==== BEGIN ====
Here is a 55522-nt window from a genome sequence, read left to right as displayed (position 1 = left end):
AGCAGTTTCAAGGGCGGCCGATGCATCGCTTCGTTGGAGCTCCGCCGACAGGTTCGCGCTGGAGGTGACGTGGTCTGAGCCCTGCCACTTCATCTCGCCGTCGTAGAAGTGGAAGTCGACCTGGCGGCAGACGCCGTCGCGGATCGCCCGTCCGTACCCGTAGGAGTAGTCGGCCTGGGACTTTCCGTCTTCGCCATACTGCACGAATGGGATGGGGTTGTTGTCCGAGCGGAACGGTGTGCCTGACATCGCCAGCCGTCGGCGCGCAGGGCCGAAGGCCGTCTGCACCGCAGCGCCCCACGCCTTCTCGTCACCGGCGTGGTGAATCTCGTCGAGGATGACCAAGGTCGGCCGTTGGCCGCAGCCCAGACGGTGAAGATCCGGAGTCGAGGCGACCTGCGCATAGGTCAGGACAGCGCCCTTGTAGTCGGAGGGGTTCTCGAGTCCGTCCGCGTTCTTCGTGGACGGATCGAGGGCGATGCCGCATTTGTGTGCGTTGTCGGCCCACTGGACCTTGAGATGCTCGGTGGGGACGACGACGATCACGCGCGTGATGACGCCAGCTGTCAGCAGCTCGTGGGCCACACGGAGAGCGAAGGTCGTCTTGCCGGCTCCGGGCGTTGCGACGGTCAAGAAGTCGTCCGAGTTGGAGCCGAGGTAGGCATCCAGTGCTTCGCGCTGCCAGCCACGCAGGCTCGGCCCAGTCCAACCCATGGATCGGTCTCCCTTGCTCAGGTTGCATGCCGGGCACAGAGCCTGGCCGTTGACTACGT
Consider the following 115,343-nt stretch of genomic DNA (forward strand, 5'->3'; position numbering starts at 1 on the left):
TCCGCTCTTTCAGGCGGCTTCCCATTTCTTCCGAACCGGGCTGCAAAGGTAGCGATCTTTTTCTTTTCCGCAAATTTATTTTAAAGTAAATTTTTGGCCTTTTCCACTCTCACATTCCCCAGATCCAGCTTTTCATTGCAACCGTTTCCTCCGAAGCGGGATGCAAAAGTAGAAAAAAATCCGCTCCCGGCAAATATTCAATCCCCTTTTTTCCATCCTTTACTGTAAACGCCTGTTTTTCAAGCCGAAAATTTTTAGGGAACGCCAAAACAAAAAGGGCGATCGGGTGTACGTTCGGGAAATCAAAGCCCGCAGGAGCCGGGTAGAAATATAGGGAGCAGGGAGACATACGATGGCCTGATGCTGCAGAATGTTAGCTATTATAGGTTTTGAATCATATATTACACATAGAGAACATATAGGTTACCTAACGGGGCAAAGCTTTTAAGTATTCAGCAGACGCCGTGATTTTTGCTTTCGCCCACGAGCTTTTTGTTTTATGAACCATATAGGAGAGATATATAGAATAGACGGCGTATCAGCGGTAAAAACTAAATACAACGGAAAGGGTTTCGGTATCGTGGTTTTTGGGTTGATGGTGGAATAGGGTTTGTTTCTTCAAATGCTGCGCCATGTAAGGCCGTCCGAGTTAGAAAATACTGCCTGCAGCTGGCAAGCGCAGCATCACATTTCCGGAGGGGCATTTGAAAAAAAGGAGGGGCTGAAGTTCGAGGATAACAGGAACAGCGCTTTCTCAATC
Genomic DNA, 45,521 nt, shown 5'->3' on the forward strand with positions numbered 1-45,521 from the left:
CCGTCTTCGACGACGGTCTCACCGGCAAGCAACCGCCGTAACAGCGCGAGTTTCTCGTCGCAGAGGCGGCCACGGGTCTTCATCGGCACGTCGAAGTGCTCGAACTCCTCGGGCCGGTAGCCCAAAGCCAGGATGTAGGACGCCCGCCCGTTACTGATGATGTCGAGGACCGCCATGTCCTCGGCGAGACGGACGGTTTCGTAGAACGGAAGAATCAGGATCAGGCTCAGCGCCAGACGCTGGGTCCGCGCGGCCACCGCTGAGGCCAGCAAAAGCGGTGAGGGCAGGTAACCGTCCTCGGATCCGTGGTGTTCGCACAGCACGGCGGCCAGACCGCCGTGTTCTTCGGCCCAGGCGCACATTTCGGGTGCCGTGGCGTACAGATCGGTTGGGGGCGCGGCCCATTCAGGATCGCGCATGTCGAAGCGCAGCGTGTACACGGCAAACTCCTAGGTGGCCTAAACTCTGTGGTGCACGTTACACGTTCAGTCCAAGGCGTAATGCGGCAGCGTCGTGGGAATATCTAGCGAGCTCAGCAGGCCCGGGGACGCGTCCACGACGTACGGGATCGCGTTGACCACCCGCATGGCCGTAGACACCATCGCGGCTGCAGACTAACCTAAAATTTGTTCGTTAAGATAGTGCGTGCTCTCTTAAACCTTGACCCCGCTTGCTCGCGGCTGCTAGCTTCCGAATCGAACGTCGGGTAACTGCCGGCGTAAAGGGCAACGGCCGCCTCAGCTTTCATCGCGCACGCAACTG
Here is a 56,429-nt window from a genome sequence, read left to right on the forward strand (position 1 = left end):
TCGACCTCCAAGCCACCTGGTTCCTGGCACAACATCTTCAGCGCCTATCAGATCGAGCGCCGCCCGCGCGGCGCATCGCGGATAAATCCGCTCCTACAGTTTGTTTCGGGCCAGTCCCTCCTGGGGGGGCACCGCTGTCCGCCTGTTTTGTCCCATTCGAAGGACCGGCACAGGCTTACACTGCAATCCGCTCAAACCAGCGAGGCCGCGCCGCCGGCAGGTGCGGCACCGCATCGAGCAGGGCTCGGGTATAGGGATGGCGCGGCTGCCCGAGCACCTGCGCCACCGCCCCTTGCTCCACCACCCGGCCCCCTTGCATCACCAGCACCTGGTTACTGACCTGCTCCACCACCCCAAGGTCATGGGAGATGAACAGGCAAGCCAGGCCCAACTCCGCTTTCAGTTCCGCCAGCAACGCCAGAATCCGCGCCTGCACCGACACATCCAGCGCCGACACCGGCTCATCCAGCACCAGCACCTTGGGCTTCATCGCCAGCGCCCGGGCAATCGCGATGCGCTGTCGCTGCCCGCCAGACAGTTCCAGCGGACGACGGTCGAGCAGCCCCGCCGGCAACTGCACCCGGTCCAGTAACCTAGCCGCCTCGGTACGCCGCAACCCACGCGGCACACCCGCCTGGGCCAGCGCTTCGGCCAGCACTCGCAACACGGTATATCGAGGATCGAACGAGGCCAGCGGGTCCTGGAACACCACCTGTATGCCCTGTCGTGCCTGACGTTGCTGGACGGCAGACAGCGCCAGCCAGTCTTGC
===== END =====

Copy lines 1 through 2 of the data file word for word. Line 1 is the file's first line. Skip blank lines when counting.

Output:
Here is a 55522-nt window from a genome sequence, read left to right as displayed (position 1 = left end):
AGCAGTTTCAAGGGCGGCCGATGCATCGCTTCGTTGGAGCTCCGCCGACAGGTTCGCGCTGGAGGTGACGTGGTCTGAGCCCTGCCACTTCATCTCGCCGTCGTAGAAGTGGAAGTCGACCTGGCGGCAGACGCCGTCGCGGATCGCCCGTCCGTACCCGTAGGAGTAGTCGGCCTGGGACTTTCCGTCTTCGCCATACTGCACGAATGGGATGGGGTTGTTGTCCGAGCGGAACGGTGTGCCTGACATCGCCAGCCGTCGGCGCGCAGGGCCGAAGGCCGTCTGCACCGCAGCGCCCCACGCCTTCTCGTCACCGGCGTGGTGAATCTCGTCGAGGATGACCAAGGTCGGCCGTTGGCCGCAGCCCAGACGGTGAAGATCCGGAGTCGAGGCGACCTGCGCATAGGTCAGGACAGCGCCCTTGTAGTCGGAGGGGTTCTCGAGTCCGTCCGCGTTCTTCGTGGACGGATCGAGGGCGATGCCGCATTTGTGTGCGTTGTCGGCCCACTGGACCTTGAGATGCTCGGTGGGGACGACGACGATCACGCGCGTGATGACGCCAGCTGTCAGCAGCTCGTGGGCCACACGGAGAGCGAAGGTCGTCTTGCCGGCTCCGGGCGTTGCGACGGTCAAGAAGTCGTCCGAGTTGGAGCCGAGGTAGGCATCCAGTGCTTCGCGCTGCCAGCCACGCAGGCTCGGCCCAGTCCAACCCATGGATCGGTCTCCCTTGCTCAGGTTGCATGCCGGGCACAGAGCCTGGCCGTTGACTACGT